Link exchange

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A link exchange is a confederation of websites that operates similarly to a web ring. Webmasters register their web sites with a central organization, that runs the exchange, and in turn receive from the exchange HTML code which they insert into their web pages. In contrast to a web ring, where the HTML code simply comprises simple circular ring navigation hyperlinks, in a link exchange the HTML code causes the display of banner advertisements, for the sites of other members of the exchange, on the member web sites, and webmasters have to create such banner advertisements for their own web sites.[1][2][3]

The banners are downloaded from the exchange. A monitor on the exchange determines, from referral information supplied by web browsers, how many times a member web site has displayed the banner advertisements of other members, and credits that member with a number of displays of its banner on some other member's web site. Link exchanges usually operate on a 2:1 ratio, such that for every two times a member shows a second member's banner advertisement, that second member displays the first member's banner advertisement. This page impressions:credits ratio is the exchange rate.[1][3][4]

One of the earliest link exchanges was LinkExchange, a company that is now owned by Microsoft.[1]

Link exchanges have advantages and disadvantages from the point of view of those using the World Wide Web for marketing. On the one hand, they have the advantages of bringing in a highly targeted readership (for link exchanges where all members of the exchange have similar web sites), of increasing the "link popularity" of a site with Web search engines, and of being relatively stable methods of hyperlinking. On the other hand, they have the disadvantages of potentially distracting visitors away to other sites before they have fully explored the site that the original link was on.[2]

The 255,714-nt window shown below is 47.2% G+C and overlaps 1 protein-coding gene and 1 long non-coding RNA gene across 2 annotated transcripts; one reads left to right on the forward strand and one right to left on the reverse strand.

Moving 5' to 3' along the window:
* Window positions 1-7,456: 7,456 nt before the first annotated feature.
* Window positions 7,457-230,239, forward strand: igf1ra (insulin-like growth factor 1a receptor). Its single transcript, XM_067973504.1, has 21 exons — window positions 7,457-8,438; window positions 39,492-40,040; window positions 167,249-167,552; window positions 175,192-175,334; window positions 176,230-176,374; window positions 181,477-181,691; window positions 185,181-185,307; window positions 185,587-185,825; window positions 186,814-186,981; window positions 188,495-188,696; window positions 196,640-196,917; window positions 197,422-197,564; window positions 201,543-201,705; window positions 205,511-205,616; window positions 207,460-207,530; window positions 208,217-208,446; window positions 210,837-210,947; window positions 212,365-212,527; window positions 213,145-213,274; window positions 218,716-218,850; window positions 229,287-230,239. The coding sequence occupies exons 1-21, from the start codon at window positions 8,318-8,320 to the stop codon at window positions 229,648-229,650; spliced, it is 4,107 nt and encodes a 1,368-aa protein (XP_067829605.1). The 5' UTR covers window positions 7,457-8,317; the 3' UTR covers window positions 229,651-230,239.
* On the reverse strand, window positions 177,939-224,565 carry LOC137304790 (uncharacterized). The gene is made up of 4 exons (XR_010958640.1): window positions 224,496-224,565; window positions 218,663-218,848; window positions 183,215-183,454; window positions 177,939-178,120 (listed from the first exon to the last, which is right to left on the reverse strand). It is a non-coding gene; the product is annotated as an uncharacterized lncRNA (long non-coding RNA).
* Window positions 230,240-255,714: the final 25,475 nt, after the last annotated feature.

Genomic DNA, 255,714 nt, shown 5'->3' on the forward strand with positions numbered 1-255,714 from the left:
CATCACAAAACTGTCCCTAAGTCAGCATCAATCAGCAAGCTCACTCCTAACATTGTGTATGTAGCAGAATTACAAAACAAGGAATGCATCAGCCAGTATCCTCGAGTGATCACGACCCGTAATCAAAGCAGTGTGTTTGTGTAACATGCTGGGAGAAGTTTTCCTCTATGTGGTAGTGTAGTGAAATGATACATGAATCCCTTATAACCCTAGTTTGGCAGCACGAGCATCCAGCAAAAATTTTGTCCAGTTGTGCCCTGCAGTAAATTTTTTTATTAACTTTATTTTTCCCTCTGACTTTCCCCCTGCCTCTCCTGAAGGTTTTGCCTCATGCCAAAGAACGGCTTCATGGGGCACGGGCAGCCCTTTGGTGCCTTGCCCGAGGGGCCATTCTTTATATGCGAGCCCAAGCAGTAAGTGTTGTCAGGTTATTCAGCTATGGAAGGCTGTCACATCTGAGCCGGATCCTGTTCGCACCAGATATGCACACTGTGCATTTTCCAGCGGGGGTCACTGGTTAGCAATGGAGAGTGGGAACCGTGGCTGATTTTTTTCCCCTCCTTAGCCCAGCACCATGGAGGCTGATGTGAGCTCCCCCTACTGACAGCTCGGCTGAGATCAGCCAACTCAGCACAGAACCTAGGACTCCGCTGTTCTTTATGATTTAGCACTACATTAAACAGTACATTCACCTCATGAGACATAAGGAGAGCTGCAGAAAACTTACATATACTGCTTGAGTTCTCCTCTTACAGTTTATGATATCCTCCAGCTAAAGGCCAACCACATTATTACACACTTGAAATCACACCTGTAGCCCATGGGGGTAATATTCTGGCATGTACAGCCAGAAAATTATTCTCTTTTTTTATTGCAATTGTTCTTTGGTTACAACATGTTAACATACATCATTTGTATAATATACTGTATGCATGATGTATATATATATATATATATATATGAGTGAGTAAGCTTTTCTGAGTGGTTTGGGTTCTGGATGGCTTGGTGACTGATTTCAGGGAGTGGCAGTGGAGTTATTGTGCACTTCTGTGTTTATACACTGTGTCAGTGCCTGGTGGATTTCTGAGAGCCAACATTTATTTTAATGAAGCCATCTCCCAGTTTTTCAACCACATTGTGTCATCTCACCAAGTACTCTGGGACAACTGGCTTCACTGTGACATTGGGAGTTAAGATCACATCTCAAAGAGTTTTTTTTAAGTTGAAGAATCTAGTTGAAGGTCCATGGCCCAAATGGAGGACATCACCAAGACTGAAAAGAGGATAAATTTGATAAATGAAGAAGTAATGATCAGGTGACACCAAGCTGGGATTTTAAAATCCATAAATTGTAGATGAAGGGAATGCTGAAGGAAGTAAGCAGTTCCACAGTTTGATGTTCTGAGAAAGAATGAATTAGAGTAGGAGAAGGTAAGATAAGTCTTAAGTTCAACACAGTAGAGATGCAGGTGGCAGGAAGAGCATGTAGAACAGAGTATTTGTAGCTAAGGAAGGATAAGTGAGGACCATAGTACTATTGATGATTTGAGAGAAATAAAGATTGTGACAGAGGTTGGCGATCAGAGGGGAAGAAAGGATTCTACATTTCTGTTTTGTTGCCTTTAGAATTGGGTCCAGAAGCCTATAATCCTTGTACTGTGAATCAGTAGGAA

Engaging in link exchanges or paid linking activity is highly discouraged by Google and not recommended for webmasters seeking an advantage in search engine rankings. Google considers excessive link exchanges and exchanging reciprocal links "Link Schemes" and can suppress the linked site in search engine results or block in altogether.[5]

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  1. ^ a b c Ronaldo Munck (2004). Labour and Globalisation Results and Prospects. Liverpool University Press. p. 77. ISBN 0-85323-817-0.
  2. ^ a b Amy Macy & Paul Allen (2006). Record Label Marketing. Elsevier. pp. 254–255. ISBN 0-240-80787-1.
  3. ^ a b Eric Richardson; Stephen Walther; and Jonathan Levine (2000). "Promoting your site and managing banner advertising". Sams Teach Yourself E-Commerce Programming with ASP in 21 Days. Sams Publishing. pp. 210–511. ISBN 0-672-31898-9.
  4. ^ Adrian Sargeant & Elaine Jay (2004). Fundraising Management: Analysis, Planning and Practice. Routledge. p. 286. ISBN 0-415-31702-9.
  5. ^ Google Webmaster Tools, Support. "Link schemes". Google. Retrieved 11 December 2014.